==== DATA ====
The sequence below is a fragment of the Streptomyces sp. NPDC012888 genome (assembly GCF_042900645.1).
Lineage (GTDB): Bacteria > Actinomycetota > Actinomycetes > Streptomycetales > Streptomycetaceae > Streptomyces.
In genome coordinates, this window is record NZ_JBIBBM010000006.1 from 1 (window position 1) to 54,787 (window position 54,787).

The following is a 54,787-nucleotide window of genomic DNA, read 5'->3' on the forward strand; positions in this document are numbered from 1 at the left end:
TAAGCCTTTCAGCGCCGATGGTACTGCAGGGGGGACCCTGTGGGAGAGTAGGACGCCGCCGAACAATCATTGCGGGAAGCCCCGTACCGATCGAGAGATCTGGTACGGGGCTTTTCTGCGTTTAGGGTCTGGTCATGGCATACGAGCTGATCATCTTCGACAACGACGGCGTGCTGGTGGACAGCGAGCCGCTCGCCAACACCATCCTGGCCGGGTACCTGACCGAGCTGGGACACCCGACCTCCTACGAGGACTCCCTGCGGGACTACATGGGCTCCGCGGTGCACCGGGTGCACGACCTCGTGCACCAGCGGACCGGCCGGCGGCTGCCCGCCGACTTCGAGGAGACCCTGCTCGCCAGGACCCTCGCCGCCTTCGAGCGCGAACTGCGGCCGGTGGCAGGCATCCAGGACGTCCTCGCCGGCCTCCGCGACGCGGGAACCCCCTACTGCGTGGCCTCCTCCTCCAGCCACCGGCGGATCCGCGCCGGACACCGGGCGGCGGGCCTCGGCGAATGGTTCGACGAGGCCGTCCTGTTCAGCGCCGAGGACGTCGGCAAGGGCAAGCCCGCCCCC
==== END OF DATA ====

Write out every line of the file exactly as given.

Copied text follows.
The sequence below is a fragment of the Streptomyces sp. NPDC012888 genome (assembly GCF_042900645.1).
Lineage (GTDB): Bacteria > Actinomycetota > Actinomycetes > Streptomycetales > Streptomycetaceae > Streptomyces.
In genome coordinates, this window is record NZ_JBIBBM010000006.1 from 1 (window position 1) to 54,787 (window position 54,787).

The following is a 54,787-nucleotide window of genomic DNA, read 5'->3' on the forward strand; positions in this document are numbered from 1 at the left end:
TAAGCCTTTCAGCGCCGATGGTACTGCAGGGGGGACCCTGTGGGAGAGTAGGACGCCGCCGAACAATCATTGCGGGAAGCCCCGTACCGATCGAGAGATCTGGTACGGGGCTTTTCTGCGTTTAGGGTCTGGTCATGGCATACGAGCTGATCATCTTCGACAACGACGGCGTGCTGGTGGACAGCGAGCCGCTCGCCAACACCATCCTGGCCGGGTACCTGACCGAGCTGGGACACCCGACCTCCTACGAGGACTCCCTGCGGGACTACATGGGCTCCGCGGTGCACCGGGTGCACGACCTCGTGCACCAGCGGACCGGCCGGCGGCTGCCCGCCGACTTCGAGGAGACCCTGCTCGCCAGGACCCTCGCCGCCTTCGAGCGCGAACTGCGGCCGGTGGCAGGCATCCAGGACGTCCTCGCCGGCCTCCGCGACGCGGGAACCCCCTACTGCGTGGCCTCCTCCTCCAGCCACCGGCGGATCCGCGCCGGACACCGGGCGGCGGGCCTCGGCGAATGGTTCGACGAGGCCGTCCTGTTCAGCGCCGAGGACGTCGGCAAGGGCAAGCCCGCCCCC